3 hours with a guide who will take you to some of the main sites, while having to skip the queue (much needed!).
Live commentary is given while on the tour, and headphones are provided so you can be sure you won’t miss a beat.
Price is inclusive of entrance fees (which can quickly add up), so it’s really a pretty good deal.
If you come across some deals that offers Old Town Square plus Prague Castle for 3 hours, we advice you to give it a miss.
You are not doing yourself justice by spending a miserly 3 hours on these 2 places
- Hradčany, 119 08 Prague 1, Czechia
6:00 am to 10:00 pm daily
Attractions that require tickets have different times, please check official website.
Refer to website for list of different pricing
After Prague Castle
It is likely that you have spent the entire day here, or probably left with a few hours.
Take the west exit and head downhill towards Novy Svet, a quaint street that is really off the beaten track, amazing considering it is right next to one of the busiest attractions in Prague!
While it is a residential neighbourhood, you can walk through and experience an authentic local place in Prague, and at the same time get away from the maddening noise of downtown.
Take a small side walk to Loreta before returning to Mala Strana for your dinner!
More than 4 days in Prague?
If you have more than 4 days in Prague (lucky you!), there are a lot more activities that you can check out.
Use the following to easily extend your Prague itinerary or replace with those above:
- Hiking in Prague: Obora Hvezda, Petrin Hill to Petrin Tower (the Eiffel Tower of Prague), Divoka Sarka
- Parks in Prague: Kampa Island, Letna Park, Stromovka Park, Riegrovy Sady
- Brevnov Monastery: Must try the beer and grilled meats
Day trips from Prague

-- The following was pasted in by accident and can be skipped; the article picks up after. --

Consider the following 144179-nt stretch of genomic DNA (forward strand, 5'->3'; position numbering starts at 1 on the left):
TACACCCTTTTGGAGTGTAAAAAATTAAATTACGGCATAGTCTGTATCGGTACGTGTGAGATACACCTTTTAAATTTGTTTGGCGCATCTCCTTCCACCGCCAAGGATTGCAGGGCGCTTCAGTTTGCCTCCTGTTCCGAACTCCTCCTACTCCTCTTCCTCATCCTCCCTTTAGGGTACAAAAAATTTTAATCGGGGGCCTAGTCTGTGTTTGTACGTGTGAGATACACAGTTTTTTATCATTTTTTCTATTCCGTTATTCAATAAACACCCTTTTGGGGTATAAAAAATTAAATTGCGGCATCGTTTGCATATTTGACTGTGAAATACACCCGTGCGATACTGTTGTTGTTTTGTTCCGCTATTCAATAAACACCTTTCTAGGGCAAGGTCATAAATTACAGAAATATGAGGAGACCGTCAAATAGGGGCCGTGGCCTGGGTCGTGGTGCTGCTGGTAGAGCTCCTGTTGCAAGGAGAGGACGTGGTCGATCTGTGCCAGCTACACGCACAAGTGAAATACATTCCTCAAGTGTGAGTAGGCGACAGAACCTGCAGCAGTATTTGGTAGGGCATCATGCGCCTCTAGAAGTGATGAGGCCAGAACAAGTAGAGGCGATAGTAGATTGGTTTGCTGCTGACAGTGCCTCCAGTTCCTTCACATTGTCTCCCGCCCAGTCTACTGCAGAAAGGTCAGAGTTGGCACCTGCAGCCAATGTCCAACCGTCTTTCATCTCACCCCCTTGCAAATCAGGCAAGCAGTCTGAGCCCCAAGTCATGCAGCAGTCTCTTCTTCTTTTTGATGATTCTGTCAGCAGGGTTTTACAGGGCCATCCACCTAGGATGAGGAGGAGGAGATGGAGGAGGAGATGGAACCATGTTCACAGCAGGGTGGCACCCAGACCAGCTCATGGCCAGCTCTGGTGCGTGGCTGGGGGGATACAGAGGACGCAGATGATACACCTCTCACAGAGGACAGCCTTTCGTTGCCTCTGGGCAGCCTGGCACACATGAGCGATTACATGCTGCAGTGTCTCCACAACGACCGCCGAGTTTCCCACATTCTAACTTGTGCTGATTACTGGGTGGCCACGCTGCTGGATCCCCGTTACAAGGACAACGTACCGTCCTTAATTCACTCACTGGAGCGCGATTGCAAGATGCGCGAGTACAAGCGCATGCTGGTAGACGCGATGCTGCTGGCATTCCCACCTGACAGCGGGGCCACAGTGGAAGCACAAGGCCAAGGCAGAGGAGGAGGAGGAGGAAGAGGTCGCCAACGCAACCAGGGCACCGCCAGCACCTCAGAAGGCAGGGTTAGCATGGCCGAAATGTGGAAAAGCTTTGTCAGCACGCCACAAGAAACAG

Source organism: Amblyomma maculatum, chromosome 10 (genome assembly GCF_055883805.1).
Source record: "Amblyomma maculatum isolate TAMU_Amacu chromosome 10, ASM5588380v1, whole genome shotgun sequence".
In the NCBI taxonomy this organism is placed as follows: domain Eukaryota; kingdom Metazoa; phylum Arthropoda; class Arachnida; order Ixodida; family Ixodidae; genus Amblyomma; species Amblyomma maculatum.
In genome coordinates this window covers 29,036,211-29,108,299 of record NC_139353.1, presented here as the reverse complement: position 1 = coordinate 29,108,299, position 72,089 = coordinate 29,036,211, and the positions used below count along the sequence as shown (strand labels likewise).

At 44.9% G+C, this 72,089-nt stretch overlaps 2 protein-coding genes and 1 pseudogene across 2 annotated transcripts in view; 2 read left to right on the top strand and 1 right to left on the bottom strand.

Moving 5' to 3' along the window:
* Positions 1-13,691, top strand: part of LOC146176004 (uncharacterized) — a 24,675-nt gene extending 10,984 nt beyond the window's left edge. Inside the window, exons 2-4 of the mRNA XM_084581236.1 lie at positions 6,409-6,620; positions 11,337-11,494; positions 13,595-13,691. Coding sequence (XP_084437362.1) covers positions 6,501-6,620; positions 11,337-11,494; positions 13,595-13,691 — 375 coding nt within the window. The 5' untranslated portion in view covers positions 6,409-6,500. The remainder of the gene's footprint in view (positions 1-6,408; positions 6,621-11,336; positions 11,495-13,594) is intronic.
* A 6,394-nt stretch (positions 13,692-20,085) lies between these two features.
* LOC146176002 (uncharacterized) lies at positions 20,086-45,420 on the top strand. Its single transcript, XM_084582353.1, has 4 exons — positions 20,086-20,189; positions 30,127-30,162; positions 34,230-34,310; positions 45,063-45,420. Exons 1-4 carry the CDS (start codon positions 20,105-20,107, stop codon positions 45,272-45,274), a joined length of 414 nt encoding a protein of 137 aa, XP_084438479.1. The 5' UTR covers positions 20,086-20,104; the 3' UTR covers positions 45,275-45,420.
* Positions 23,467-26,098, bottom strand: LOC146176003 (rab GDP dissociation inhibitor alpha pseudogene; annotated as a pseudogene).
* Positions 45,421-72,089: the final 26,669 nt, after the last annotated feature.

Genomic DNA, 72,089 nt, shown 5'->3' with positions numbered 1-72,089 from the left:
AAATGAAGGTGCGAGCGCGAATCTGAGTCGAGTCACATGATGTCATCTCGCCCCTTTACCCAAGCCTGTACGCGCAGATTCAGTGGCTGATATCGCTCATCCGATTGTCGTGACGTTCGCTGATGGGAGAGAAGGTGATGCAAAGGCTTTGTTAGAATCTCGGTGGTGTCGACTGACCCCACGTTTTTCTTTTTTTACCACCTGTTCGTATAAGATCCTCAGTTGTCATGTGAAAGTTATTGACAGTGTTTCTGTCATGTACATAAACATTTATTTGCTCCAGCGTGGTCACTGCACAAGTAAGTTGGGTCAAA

DId you say you have more days in Prague to spare? Or just trying to find a day trip out of Prague?
Wise choice, and we highly recommend you plan for that.
We have rounded up the best Czech Republic cities nearby to fit into your Prague itinerary: (time to get there)
- Cesky Krumlov, read more here! (2 hours 48 minutes)
- Ceske Budejovice, read more here! (2 hours 50 minutes)
- Kutna Hora (1 hour)
- Liberec, read more here! (1 hour)
- Karlstejn Castle (45 minutes)
- Pilsen (1 hour 50 minutes)
- Brno (2 hours 35 minutes)
- Karlovy Vary (2 hours 15 minutes)
Where to eat in Prague?
Czech Republic cuisine is mostly influenced by its neighbouring countries, and hence you may find similarities in a lot of the things you eat around Prague.
Meat lovers will love it here, as the dishes are heavy on meat, especially pork.
Some of the most popular dishes here are:
- Gulas, or Goulash
- Schnitzel (surprise!)
- Beef with tomato sauce
A word of advice: While there are probably some good restaurants around the Old Town Square, the prices tends to be much higher, and you should especially not patronise the small street side vendors around the square. You might get a shock when they tell you the price!
The following are some of our favourite dining spots during our Prague trip, and we highly recommend them. And don’t worry, they are all pretty budget friendly!
Each person should not have to pay more than 250 CZK here!
- Must eat: Ribs, Pork Knuckles, BEER
- Mostecká 16, 110 00 Malá Strana, Czechia
- 12:00 pm to 11:30 pm daily
- Must eat: Beef Goulash, Pork Medallions, BEER
- 4, Kostečná 925, 110 00 Josefov, Czechia
- 11:00 am to 11:00 pm daily
- Lokal U Bílé kuželky
- Must eat: Schnitzel, Fried Cheese, BEER
- Míšeňská 12, 110 00 Malá Strana, Czechia